Under the recovery plan, which forms the basis of the government’s appeal argument, it is the above households which will shoulder a burden of just under R20,000 each for the municipality to raise the funds to cover its debts. This is senseless. These are the people who have already been most disadvantaged by the municipality’s failures. It is municipal maladministration which has caused the issues, not the poor.

Recently in the Northern Cape, Minister Nkosazana Dlamini Zuma said Cogta (Co-operative Governance and Traditional Affairs) will intervene in that province. Why do we need to wait until the ANC’s January 8th Statement rally for the government to intervene where there are challenges at local government? A video clip has circulated on social media showing President Cyril Ramaphosa telling the Mayor of Sol Plaatjie, Patrick Mabilo, that what he was seeing was unacceptable. The president had seen that people in the Northern Cape are living under bad conditions, including poorly maintained roads and overflowing sewage. That the president is indeed aware of the day-to-day realities faced by South Africans is at least an acknowledgement from the government of the realities they need to address.

On the other hand, the Thabo Mofutsanyana District Municipality in Free State has serious ongoing problems of service delivery. Patients at the Mofumahadi Manapo Mopeli Regional Hospital have to source water themselves because the hospital does not have running water. There have also been reports of schools not having clean water in QwaQwa. Teachers from Letotolo Primary and Tsheseng primary schools have to take responsibility for making sure the scholars have access to clean water. This simply reinforces the feeling that the government is not serving the interests of the people.

The government’s intention to appeal also illustrates a weak strategy of merely trying to buy time, reflected in the current cases involving former president Jacob Zuma and that of former SAA Chair Dudu Myeni: In both of these cases, delaying tactics have now failed. It is unlikely that the Supreme Court of Appeal, or later the Constitutional Court, will disagree with the judgment of the High Court in UPM v Makana. The courts are placing strict emphasis on the laws in the Constitution, and it is undeniable that the Municipal Council’s maladministration in Makhanda has for years violated Sections 152 and 153. In fact, in the 22 January appeal statement, Makana Municipality has not even denied the Constitutional violations that led to the court’s decision.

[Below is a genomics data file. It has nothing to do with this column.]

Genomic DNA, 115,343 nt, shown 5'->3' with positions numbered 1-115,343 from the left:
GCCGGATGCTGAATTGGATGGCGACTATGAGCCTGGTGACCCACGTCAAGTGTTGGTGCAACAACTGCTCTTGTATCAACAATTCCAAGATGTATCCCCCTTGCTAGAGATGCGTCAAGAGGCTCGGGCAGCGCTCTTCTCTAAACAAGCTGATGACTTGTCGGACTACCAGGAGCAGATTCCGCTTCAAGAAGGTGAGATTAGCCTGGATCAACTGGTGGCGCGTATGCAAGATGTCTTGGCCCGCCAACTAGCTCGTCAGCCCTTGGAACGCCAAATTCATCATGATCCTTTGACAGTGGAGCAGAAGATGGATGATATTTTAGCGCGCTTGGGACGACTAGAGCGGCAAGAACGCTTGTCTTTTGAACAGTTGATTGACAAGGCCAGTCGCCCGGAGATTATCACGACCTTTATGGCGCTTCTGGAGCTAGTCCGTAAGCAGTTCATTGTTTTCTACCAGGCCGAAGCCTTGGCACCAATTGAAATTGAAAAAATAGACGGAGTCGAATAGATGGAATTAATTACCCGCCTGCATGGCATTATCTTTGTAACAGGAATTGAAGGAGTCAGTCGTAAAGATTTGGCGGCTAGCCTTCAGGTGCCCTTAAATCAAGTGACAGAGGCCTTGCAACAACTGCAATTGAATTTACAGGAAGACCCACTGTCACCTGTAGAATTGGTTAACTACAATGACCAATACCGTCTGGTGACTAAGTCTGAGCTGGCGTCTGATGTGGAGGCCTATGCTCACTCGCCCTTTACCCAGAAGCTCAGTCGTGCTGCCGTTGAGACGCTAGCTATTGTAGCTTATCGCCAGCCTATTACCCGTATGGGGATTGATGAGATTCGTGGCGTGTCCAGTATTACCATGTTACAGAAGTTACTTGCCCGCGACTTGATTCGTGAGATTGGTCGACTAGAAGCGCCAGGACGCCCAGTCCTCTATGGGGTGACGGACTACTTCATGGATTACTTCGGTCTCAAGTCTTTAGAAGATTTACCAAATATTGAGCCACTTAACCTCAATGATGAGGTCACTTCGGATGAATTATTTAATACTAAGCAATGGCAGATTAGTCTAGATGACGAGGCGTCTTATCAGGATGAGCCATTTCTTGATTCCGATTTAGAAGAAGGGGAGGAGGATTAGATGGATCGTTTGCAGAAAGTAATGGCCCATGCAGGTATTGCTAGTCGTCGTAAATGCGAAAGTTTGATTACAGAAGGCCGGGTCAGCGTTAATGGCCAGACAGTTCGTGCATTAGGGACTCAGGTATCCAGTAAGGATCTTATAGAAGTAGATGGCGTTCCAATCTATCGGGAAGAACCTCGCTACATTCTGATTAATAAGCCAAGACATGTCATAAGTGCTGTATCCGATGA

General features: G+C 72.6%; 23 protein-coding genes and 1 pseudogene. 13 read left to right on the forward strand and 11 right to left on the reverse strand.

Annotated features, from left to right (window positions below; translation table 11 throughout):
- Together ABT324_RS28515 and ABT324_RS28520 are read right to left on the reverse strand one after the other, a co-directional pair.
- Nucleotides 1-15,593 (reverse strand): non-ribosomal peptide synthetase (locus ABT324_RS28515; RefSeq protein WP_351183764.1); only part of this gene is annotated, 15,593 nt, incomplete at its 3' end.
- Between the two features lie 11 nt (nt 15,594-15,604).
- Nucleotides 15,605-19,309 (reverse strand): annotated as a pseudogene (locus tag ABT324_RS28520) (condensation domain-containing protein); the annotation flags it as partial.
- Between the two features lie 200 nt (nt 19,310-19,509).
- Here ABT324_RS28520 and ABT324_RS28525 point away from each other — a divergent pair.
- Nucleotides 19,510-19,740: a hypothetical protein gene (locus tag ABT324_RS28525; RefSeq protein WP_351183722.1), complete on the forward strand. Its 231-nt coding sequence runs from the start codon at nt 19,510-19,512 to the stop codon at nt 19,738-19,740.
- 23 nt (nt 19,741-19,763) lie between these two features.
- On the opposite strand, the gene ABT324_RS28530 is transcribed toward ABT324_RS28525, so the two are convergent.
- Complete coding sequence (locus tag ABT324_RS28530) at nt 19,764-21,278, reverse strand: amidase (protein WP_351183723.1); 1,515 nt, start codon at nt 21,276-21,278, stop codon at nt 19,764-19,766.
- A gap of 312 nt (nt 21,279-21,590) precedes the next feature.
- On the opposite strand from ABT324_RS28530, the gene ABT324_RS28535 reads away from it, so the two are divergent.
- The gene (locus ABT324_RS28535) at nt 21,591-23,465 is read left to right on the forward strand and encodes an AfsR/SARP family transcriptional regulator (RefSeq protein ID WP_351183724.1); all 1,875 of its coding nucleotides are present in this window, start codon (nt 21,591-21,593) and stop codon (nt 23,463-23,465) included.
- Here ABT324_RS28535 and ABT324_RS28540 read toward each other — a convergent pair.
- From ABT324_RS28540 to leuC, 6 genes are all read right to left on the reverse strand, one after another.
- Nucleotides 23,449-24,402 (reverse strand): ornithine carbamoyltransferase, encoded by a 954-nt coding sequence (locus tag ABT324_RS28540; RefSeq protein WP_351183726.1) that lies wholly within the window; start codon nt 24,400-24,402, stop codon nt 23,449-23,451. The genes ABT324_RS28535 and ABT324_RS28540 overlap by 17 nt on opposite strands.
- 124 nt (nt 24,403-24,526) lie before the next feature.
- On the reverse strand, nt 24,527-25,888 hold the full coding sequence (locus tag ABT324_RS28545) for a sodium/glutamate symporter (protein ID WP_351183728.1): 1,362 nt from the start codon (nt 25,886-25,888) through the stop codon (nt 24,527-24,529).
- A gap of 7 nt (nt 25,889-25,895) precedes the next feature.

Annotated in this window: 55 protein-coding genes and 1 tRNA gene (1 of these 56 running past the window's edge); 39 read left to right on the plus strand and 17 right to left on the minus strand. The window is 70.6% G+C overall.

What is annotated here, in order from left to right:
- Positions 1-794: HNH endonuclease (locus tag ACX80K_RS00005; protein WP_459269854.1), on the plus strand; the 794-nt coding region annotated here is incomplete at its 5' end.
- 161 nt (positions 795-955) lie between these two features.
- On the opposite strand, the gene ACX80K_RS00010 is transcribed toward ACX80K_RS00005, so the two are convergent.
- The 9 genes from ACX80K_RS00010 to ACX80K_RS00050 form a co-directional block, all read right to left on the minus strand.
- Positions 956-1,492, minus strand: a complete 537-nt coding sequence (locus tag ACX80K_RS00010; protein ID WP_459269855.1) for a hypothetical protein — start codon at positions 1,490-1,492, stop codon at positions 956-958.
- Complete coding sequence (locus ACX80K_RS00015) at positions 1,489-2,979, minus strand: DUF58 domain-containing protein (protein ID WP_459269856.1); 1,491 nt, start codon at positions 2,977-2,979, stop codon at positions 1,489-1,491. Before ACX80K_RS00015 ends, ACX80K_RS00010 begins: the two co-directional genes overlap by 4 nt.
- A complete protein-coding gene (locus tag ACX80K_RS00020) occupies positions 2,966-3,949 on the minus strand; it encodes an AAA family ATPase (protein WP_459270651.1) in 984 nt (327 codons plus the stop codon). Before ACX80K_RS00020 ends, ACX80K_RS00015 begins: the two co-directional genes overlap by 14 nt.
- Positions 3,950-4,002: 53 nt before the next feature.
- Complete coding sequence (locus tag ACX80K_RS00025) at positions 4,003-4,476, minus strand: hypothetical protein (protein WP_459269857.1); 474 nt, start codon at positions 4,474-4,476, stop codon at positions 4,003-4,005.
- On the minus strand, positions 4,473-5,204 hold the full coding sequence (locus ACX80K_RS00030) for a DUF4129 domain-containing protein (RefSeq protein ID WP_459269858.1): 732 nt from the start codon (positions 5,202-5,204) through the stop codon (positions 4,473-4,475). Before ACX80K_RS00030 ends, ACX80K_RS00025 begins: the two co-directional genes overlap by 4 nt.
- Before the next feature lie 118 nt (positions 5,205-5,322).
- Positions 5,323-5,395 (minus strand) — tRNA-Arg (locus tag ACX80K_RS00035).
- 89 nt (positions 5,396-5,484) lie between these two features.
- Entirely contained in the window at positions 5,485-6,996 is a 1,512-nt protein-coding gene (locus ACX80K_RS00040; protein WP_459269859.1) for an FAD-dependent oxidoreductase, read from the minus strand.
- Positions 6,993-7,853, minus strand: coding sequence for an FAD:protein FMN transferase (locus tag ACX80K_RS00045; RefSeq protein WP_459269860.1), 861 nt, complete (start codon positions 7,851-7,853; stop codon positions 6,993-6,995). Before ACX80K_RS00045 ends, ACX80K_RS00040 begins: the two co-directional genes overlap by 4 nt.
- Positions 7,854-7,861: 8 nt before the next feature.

The appeal by Makana Council is a clear sign that the ANC-led government is not self-correcting and does not learn from its past mistakes, as it is clear that the government’s basis for appeal is about saving face, rather than ensuring that the people of Makhanda receive the services they desperately need.

 

Originally published by the Daily Maverick.
Rebone Tau is political analyst and Graham Pote is programme manager for political affairs at the Rosa Luxemburg Stiftung Regional Office Southern Africa. Thank you to Sue Maclennen / Grocott’s Mail for assistance with this article.
The opinions in this article are those of the authors and do not necessarily represent those of Rosa Luxemburg Stiftung.